Kim, a white woman raised on Cape Cod, met Al, who is black, in 1993 after she came to Jackson’s Tougaloo College to study history.
Together, they run Cool Al’s — a popular hamburger restaurant — while raising a 12-year-old son and 10-year-old daughter in the state with the nation’s lowest percentage (0.7) of multiracial residents.
Marriage has been a declining institution among all Americans and this decline is even more evident in the Black community.
In 2014 only 29% of African Americans were married compared to 48% of all Americans.
Besides superstardom, Barack Obama, Tiger Woods and Derek Jeter have another common bond: Each is the child of an interracial marriage. It was only 40 years ago — on June 12, 1967 — that the U. Supreme Court knocked down a Virginia statute barring whites from marrying nonwhites. but when you have the ’other’ in your own family, it’s hard to think of them as ’other’ anymore,” Rosenfeld said.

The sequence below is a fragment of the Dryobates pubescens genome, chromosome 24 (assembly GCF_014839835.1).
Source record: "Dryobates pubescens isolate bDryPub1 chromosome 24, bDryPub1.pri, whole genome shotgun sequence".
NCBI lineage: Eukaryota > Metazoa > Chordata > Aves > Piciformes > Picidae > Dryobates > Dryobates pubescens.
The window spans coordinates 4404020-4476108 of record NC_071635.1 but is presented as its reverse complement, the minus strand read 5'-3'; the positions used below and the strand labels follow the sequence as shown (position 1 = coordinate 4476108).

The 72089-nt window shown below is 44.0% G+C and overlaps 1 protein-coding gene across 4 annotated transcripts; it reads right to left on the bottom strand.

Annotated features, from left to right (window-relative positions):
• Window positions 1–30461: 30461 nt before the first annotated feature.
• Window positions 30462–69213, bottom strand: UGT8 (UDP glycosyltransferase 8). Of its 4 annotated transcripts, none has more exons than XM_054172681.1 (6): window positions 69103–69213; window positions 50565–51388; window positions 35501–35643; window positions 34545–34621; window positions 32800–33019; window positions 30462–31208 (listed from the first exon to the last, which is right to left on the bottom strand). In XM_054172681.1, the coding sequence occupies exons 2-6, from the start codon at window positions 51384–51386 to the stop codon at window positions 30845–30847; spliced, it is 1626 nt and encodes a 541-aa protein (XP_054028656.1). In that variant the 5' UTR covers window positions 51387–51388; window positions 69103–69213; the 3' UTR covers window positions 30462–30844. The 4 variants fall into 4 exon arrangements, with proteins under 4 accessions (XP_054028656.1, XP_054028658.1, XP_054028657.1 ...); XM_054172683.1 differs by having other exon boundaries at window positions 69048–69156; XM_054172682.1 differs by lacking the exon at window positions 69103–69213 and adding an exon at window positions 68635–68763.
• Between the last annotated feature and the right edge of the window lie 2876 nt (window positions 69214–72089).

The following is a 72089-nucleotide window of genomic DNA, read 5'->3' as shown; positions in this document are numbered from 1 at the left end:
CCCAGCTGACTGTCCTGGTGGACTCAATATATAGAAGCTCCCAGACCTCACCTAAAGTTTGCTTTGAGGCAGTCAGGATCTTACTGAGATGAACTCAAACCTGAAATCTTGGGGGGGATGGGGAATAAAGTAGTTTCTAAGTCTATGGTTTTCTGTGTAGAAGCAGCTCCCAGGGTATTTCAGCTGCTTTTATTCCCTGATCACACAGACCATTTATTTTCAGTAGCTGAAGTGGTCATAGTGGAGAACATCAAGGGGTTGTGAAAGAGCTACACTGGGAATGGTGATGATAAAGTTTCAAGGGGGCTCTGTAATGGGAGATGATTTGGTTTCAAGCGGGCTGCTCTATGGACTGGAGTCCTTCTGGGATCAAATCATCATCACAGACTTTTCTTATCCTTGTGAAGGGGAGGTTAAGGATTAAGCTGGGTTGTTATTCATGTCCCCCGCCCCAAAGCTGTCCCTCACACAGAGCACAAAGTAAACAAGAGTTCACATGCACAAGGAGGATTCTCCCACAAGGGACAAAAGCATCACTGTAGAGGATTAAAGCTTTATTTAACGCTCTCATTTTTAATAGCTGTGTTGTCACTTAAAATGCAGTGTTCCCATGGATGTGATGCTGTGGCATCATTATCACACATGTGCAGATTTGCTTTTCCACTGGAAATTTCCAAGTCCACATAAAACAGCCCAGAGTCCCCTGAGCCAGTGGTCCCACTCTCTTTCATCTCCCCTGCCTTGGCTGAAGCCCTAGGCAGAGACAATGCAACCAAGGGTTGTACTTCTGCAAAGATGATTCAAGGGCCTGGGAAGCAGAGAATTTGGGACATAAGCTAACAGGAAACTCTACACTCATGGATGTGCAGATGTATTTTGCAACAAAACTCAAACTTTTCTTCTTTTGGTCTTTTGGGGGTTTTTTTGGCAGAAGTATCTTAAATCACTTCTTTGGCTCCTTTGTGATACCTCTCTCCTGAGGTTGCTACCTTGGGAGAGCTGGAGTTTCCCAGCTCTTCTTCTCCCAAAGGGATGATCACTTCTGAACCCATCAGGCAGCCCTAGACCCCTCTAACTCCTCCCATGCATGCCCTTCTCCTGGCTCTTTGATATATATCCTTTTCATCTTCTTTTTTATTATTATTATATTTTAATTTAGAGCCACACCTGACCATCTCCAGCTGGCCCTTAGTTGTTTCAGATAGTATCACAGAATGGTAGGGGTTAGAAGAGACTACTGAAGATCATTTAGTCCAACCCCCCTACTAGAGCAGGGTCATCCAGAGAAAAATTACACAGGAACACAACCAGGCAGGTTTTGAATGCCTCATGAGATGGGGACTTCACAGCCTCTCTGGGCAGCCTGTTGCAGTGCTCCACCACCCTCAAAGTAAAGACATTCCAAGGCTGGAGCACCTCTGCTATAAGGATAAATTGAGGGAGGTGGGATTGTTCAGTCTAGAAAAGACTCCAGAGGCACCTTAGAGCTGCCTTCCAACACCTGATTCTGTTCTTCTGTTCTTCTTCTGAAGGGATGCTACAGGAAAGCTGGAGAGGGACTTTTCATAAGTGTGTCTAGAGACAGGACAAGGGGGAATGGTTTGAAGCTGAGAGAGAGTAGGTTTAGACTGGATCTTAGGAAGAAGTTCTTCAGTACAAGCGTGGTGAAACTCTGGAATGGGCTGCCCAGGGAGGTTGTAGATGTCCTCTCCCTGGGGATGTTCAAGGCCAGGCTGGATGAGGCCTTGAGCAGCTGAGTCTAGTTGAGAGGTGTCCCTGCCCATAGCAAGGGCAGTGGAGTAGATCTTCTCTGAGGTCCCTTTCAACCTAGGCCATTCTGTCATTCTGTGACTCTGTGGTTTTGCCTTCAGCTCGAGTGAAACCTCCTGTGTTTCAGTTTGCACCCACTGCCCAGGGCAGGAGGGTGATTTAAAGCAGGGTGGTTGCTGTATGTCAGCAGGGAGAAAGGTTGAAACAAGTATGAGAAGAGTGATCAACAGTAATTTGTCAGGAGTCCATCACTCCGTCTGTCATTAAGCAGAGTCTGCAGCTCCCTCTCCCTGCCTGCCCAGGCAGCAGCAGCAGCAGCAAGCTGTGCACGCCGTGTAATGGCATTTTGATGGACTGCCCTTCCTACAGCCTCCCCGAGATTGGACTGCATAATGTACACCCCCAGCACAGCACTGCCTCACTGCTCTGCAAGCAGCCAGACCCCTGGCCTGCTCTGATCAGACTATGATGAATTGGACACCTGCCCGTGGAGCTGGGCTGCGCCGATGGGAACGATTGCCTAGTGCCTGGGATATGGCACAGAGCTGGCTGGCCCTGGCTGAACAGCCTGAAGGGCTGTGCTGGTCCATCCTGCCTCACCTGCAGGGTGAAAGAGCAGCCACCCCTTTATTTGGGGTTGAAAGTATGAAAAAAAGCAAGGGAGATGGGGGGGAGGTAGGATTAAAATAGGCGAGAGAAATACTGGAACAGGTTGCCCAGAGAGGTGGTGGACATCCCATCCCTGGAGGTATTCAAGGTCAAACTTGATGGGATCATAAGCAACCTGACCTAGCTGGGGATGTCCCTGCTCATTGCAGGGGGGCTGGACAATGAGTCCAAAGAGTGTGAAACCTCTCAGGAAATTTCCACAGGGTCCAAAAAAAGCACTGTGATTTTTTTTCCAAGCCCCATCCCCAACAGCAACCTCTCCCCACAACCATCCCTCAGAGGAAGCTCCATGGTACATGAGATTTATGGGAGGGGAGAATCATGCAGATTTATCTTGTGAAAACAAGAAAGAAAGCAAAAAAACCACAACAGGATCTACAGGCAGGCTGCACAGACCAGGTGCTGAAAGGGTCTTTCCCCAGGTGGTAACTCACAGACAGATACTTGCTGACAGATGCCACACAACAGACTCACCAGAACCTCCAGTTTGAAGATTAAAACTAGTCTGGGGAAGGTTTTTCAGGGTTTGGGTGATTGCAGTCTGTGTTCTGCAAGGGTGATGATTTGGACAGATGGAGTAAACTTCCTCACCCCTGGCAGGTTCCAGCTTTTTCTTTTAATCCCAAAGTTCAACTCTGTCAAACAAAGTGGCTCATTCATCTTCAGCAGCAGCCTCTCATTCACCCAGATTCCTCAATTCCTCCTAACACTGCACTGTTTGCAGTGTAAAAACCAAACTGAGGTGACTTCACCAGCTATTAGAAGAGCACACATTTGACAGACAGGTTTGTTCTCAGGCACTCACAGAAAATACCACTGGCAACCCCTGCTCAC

history, in most communities, such unions were taboo.
“For interracial families, the great challenge is when the kids are going to leave home and face a world that is still very racialized.” Love can take its toll The stresses on interracial couples can take a toll.
The National Center for Health Statistics says their chances of a breakup within 10 years are 41 percent, compared to 31 percent for a couple of the same race.
“We are sitting on a powder keg of racism that’s institutionalized in our attitudes, our churches and our culture,” he said, “that’s going to destroy us if we don’t undo it.” Sometimes, a blend of nationalities In many cases, interracial families embody a mix of nationalities as well as races.
'Encouraging development' Kelley Kenney, a professor at Kutztown University in Pennsylvania, is among those who have bucked the black-white gender trend.
A black woman, she has been married since 1988 to a fellow academic of Irish-Italian descent, and they have jointly offered programs for the American Counseling Association about interracial couples.
The children are homeschooled, Kim said, because Jackson’s schools are largely divided along racial lines and might not be comfortable for biracial children.
She said their family triggered a wave of “white flight” when they moved into a mostly white neighborhood four years ago — “People were saying to my kids, ’What are you doing here?